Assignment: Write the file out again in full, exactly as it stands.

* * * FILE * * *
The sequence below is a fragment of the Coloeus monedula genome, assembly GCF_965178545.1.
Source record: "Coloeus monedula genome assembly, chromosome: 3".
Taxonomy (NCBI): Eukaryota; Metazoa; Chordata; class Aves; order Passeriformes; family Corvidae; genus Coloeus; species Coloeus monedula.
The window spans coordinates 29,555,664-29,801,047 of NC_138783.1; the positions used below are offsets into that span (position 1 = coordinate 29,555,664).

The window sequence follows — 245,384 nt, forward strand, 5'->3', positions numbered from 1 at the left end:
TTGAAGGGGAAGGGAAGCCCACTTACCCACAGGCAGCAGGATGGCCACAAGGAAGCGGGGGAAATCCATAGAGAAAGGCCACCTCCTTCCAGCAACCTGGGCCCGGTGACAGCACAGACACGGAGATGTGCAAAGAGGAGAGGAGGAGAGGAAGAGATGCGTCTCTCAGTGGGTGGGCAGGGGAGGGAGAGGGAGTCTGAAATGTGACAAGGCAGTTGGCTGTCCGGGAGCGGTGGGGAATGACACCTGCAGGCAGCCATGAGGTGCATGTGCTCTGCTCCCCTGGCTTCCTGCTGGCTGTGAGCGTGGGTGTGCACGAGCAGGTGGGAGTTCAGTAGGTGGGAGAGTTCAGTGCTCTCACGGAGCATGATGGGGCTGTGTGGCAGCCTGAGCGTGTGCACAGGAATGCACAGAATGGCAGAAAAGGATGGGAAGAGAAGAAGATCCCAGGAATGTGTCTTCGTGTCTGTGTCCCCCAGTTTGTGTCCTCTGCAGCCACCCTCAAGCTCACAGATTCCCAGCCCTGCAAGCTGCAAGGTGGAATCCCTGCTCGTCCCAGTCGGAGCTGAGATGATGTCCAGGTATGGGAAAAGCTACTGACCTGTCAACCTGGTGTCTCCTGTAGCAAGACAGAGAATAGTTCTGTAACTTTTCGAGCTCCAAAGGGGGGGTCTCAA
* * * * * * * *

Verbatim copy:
The sequence below is a fragment of the Coloeus monedula genome, assembly GCF_965178545.1.
Source record: "Coloeus monedula genome assembly, chromosome: 3".
Taxonomy (NCBI): Eukaryota; Metazoa; Chordata; class Aves; order Passeriformes; family Corvidae; genus Coloeus; species Coloeus monedula.
The window spans coordinates 29,555,664-29,801,047 of NC_138783.1; the positions used below are offsets into that span (position 1 = coordinate 29,555,664).

The window sequence follows — 245,384 nt, forward strand, 5'->3', positions numbered from 1 at the left end:
TTGAAGGGGAAGGGAAGCCCACTTACCCACAGGCAGCAGGATGGCCACAAGGAAGCGGGGGAAATCCATAGAGAAAGGCCACCTCCTTCCAGCAACCTGGGCCCGGTGACAGCACAGACACGGAGATGTGCAAAGAGGAGAGGAGGAGAGGAAGAGATGCGTCTCTCAGTGGGTGGGCAGGGGAGGGAGAGGGAGTCTGAAATGTGACAAGGCAGTTGGCTGTCCGGGAGCGGTGGGGAATGACACCTGCAGGCAGCCATGAGGTGCATGTGCTCTGCTCCCCTGGCTTCCTGCTGGCTGTGAGCGTGGGTGTGCACGAGCAGGTGGGAGTTCAGTAGGTGGGAGAGTTCAGTGCTCTCACGGAGCATGATGGGGCTGTGTGGCAGCCTGAGCGTGTGCACAGGAATGCACAGAATGGCAGAAAAGGATGGGAAGAGAAGAAGATCCCAGGAATGTGTCTTCGTGTCTGTGTCCCCCAGTTTGTGTCCTCTGCAGCCACCCTCAAGCTCACAGATTCCCAGCCCTGCAAGCTGCAAGGTGGAATCCCTGCTCGTCCCAGTCGGAGCTGAGATGATGTCCAGGTATGGGAAAAGCTACTGACCTGTCAACCTGGTGTCTCCTGTAGCAAGACAGAGAATAGTTCTGTAACTTTTCGAGCTCCAAAGGGGGGGTCTCAA